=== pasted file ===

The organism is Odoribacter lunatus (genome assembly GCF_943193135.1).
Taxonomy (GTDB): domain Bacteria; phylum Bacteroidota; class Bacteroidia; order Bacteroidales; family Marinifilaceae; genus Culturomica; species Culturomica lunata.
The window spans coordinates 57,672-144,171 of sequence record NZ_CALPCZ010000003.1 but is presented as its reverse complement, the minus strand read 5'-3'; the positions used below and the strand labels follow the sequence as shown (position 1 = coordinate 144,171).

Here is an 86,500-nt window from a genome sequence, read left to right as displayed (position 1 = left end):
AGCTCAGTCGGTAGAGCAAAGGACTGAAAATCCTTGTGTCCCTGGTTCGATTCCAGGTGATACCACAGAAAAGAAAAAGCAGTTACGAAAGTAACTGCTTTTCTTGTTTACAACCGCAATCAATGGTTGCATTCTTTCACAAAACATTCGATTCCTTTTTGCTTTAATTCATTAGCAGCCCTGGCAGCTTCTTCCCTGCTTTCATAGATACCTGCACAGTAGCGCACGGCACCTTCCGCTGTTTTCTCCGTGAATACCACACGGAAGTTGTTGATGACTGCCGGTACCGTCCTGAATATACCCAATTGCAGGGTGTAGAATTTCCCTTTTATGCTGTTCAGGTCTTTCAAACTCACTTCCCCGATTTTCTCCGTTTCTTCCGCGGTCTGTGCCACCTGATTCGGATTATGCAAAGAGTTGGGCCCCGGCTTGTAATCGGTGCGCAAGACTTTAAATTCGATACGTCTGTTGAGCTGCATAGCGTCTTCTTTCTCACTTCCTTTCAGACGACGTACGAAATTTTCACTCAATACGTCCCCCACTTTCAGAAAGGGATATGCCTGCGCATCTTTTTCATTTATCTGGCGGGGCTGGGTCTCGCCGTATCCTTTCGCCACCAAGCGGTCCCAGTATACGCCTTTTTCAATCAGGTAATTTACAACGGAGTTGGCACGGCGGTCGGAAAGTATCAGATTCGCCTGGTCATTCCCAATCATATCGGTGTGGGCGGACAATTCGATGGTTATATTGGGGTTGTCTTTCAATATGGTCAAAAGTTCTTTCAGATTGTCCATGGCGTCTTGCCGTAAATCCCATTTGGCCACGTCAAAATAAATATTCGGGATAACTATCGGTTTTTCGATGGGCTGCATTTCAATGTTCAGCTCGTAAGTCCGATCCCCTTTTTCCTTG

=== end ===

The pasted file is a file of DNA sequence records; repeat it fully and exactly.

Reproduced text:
The organism is Odoribacter lunatus (genome assembly GCF_943193135.1).
Taxonomy (GTDB): domain Bacteria; phylum Bacteroidota; class Bacteroidia; order Bacteroidales; family Marinifilaceae; genus Culturomica; species Culturomica lunata.
The window spans coordinates 57,672-144,171 of sequence record NZ_CALPCZ010000003.1 but is presented as its reverse complement, the minus strand read 5'-3'; the positions used below and the strand labels follow the sequence as shown (position 1 = coordinate 144,171).

Here is an 86,500-nt window from a genome sequence, read left to right as displayed (position 1 = left end):
AGCTCAGTCGGTAGAGCAAAGGACTGAAAATCCTTGTGTCCCTGGTTCGATTCCAGGTGATACCACAGAAAAGAAAAAGCAGTTACGAAAGTAACTGCTTTTCTTGTTTACAACCGCAATCAATGGTTGCATTCTTTCACAAAACATTCGATTCCTTTTTGCTTTAATTCATTAGCAGCCCTGGCAGCTTCTTCCCTGCTTTCATAGATACCTGCACAGTAGCGCACGGCACCTTCCGCTGTTTTCTCCGTGAATACCACACGGAAGTTGTTGATGACTGCCGGTACCGTCCTGAATATACCCAATTGCAGGGTGTAGAATTTCCCTTTTATGCTGTTCAGGTCTTTCAAACTCACTTCCCCGATTTTCTCCGTTTCTTCCGCGGTCTGTGCCACCTGATTCGGATTATGCAAAGAGTTGGGCCCCGGCTTGTAATCGGTGCGCAAGACTTTAAATTCGATACGTCTGTTGAGCTGCATAGCGTCTTCTTTCTCACTTCCTTTCAGACGACGTACGAAATTTTCACTCAATACGTCCCCCACTTTCAGAAAGGGATATGCCTGCGCATCTTTTTCATTTATCTGGCGGGGCTGGGTCTCGCCGTATCCTTTCGCCACCAAGCGGTCCCAGTATACGCCTTTTTCAATCAGGTAATTTACAACGGAGTTGGCACGGCGGTCGGAAAGTATCAGATTCGCCTGGTCATTCCCAATCATATCGGTGTGGGCGGACAATTCGATGGTTATATTGGGGTTGTCTTTCAATATGGTCAAAAGTTCTTTCAGATTGTCCATGGCGTCTTGCCGTAAATCCCATTTGGCCACGTCAAAATAAATATTCGGGATAACTATCGGTTTTTCGATGGGCTGCATTTCAATGTTCAGCTCGTAAGTCCGATCCCCTTTTTCCTTG